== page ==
Holiday spirit

Netanyahu highlights normalization deals in Christmas greeting

PM says holiday wish for ‘peace on earth’ is manifesting in Middle East, with agreements between Israel and UAE, Bahrain, Sudan and Morocco

Prime Minister Benjamin Netanyahu issues a Christmas greeting in a video posted to his social media channels on December 23, 2020. (Screenshot/YouTube)
Prime Minister Benjamin Netanyahu issues a Christmas greeting in a video posted to his social media channels on December 23, 2020. (Screenshot/YouTube)

Prime Minister Benjamin Netanyahu issued a Christmas greeting on Wednesday, using the holiday message to highlight Israel’s recent normalization agreements with Arab countries.

The Christian holiday celebrating the birth of Jesus Christ takes place on Friday.

“This Christmas, the traditional greeting of ‘Peace on Earth’ will once again be expressed by millions across the globe. This while our world suffers from the terrible COVID-19 pandemic and from far too much violence and conflict,” Netanyahu said in a video posted to his social media channels.

“But remarkably, here in the Middle East, we have been actively making progress in realizing the biblical prophecy of ‘Peace on Earth,’ or at least this part of the earth,” Netanyahu said.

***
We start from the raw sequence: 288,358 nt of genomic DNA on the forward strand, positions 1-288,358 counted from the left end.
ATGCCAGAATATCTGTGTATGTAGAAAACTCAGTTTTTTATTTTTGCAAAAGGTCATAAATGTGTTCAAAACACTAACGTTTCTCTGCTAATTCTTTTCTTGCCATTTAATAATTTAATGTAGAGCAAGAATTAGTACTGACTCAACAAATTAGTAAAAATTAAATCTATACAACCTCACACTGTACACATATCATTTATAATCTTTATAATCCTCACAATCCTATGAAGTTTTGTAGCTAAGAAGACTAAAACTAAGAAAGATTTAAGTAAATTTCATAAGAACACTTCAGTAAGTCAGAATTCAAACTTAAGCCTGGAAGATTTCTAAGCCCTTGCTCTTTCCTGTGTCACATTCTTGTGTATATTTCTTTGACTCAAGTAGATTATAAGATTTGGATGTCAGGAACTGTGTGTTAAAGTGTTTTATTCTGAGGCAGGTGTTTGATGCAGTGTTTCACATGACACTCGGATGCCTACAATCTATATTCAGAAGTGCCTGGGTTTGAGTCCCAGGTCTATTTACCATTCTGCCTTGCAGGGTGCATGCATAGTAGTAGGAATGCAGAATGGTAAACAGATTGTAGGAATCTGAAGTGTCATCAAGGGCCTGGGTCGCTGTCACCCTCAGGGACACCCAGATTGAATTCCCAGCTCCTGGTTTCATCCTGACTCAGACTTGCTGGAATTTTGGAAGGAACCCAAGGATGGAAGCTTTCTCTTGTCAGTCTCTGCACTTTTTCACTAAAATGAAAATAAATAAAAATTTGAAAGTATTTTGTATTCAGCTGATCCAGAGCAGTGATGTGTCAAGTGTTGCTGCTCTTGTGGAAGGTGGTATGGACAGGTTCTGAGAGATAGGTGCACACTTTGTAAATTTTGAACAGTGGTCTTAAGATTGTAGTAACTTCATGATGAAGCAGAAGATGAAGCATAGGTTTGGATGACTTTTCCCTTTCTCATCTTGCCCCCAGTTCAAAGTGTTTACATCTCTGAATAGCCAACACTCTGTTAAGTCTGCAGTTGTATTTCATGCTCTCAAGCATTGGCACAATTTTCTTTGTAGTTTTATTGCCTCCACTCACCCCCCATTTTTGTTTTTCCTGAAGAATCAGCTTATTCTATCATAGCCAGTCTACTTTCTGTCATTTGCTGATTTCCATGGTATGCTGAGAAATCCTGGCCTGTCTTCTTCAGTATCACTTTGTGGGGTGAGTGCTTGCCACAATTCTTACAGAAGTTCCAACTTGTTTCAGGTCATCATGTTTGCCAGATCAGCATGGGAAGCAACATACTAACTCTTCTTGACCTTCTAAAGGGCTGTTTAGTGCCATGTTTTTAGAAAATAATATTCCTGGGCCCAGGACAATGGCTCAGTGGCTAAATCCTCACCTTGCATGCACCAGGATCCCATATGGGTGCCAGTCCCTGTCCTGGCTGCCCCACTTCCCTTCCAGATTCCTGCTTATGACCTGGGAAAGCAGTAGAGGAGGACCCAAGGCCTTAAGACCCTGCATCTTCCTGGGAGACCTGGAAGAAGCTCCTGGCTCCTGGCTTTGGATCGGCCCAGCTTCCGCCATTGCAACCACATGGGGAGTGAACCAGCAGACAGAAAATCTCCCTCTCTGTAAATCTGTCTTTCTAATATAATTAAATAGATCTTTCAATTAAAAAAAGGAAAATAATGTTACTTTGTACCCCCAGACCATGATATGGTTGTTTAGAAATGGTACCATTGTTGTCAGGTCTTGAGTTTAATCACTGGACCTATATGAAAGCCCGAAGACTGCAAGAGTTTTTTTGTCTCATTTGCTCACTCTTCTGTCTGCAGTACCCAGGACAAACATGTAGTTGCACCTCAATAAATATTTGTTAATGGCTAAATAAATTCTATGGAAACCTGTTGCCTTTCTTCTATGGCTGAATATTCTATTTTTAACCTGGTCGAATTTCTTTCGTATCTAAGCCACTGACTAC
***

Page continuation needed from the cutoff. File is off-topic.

“This past year, and with the active help of the United States and President Trump, we have moved forward with the Abraham Accords, achieving historic breakthroughs between Israel and the Arab world,” he said, listing the United Arab Emirates, Bahrain, Sudan and Morocco.

“After 26 years without a new peace treaty, we’ve had four new agreements in less than four months and this is just the beginning,” Netanyahu said. “This is a new and revolutionary change. It will make a better life, a better place for all the peoples of the Middle East. It will make for a better world.”

Israel signed normalization agreements with the UAE and Bahrain at the White House in September. Sudan, an Arab-majority state, agreed to a deal in October and Morocco hosted a US-Israel delegation Tuesday to sign agreements.

All four deals were brokered by the Trump administration, with the UAE, Sudan and Morocco receiving significant rewards from the US for opening ties with Israel.

A senior Trump administration official said Tuesday that the White House had offered Indonesia, the world’s largest Muslim-majority nation, up to $2 billion in US development aid if it recognizes Israel.

Likud’s Regional Cooperation Minister Ofir Akunis said two countries were considered favorites to soon reach a rapprochement with Israel, but refused to name them.

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